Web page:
The story the monks tell of their founding is impossible for multiple reasons in its original context. Lord Fasthr K'Tafali (Iruaric/Erlini: Lord of the Half-Heads) would have been a blood relative of Akalatan (Amasalen), or else himself a military conqueror of the theocracy to be a manor lord of an outlying province. The manor lords also resided in the capital city, rarely if ever on their landed estates. It is utterly implausible that they could have run such a monastery within the theocracy of Klysus for thousands of years. The Lankan Empire did not exist in the year these events supposedly happened, and the Lords of Orhan (Liabo) were entirely absent from the world in that period. In fact, 1300 was the exact year the Empire of Emer was founded, with the whole continent united under a single ruler. It was the height of civilization following the Wars of Dominion, with unprecedented peace and stability. Their origin story is thus a very blatant lie by the monks, but its purpose was apparently never developed.
The concept of an elite order of martial warriors who hire themselves out as expensive bodyguards was reintroduced to GemStone IV with the Palestra. It is unclear whether the guard at the Voln monastery in Wehnimer's Landing was intended to be Changramai. White robed monks tend the field, while others wear black, but the Grandmaster wears blue robes. Their "Voln fu" nominally came from the favor of their gods, but their backstory is dishonest in its original context. There may have been a political agenda or something otherwise unexpected, revealed later in the Path to Enlightenment.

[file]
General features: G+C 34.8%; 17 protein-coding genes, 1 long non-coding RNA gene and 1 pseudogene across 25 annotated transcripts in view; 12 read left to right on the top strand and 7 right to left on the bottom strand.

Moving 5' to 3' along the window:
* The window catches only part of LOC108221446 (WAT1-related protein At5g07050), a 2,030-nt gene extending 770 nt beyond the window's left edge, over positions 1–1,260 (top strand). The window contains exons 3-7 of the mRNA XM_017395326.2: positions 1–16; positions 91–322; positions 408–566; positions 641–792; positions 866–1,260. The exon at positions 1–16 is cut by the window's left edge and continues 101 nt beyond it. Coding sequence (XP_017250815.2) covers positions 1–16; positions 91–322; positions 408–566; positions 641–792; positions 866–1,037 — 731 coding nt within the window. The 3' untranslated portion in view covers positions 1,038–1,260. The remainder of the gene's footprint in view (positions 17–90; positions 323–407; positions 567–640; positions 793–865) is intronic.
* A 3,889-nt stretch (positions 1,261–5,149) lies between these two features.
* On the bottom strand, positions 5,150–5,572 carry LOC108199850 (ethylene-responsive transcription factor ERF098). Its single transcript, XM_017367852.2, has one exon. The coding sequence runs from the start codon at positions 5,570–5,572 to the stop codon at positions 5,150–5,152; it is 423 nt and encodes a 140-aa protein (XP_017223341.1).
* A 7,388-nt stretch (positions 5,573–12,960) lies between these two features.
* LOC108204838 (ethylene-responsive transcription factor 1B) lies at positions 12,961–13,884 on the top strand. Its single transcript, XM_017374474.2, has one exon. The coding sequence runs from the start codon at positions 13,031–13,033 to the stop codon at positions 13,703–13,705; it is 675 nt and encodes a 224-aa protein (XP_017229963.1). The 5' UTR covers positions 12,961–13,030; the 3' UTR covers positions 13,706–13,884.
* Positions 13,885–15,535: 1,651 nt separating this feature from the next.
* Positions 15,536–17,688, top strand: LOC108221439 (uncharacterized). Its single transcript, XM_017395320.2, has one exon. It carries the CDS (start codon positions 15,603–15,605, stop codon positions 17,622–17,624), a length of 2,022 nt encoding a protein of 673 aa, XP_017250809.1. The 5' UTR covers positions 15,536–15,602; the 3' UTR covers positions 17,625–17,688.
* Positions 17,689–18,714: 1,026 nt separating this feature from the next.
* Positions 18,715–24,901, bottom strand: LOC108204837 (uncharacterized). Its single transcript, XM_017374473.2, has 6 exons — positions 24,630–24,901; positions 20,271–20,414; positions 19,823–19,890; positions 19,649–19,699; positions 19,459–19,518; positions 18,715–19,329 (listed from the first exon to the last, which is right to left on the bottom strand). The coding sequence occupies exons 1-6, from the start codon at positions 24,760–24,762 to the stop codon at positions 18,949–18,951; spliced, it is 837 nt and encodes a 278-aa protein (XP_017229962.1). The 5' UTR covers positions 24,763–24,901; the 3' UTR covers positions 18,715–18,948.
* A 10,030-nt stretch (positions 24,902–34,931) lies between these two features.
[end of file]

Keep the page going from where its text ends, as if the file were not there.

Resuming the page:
[Monastery, Meditation Room] This small room is quiet and restful. A beautiful geometric pattern has been inlaid in the west wall, with four plain stone benches facing it. Obvious exits: east >look pattern The complicated geometric design has been worked directly into the polished stone wall using various precious metals and gemstones. The whole mural seems to draw the eye towards a large lapis triangle at the center. >look triangle The multihued iridescence of this triangle, crafted from lapis lazuli, is almost hypnotic in its beauty. >look bench The plain stone benches are angled toward the intricate mural on the wall.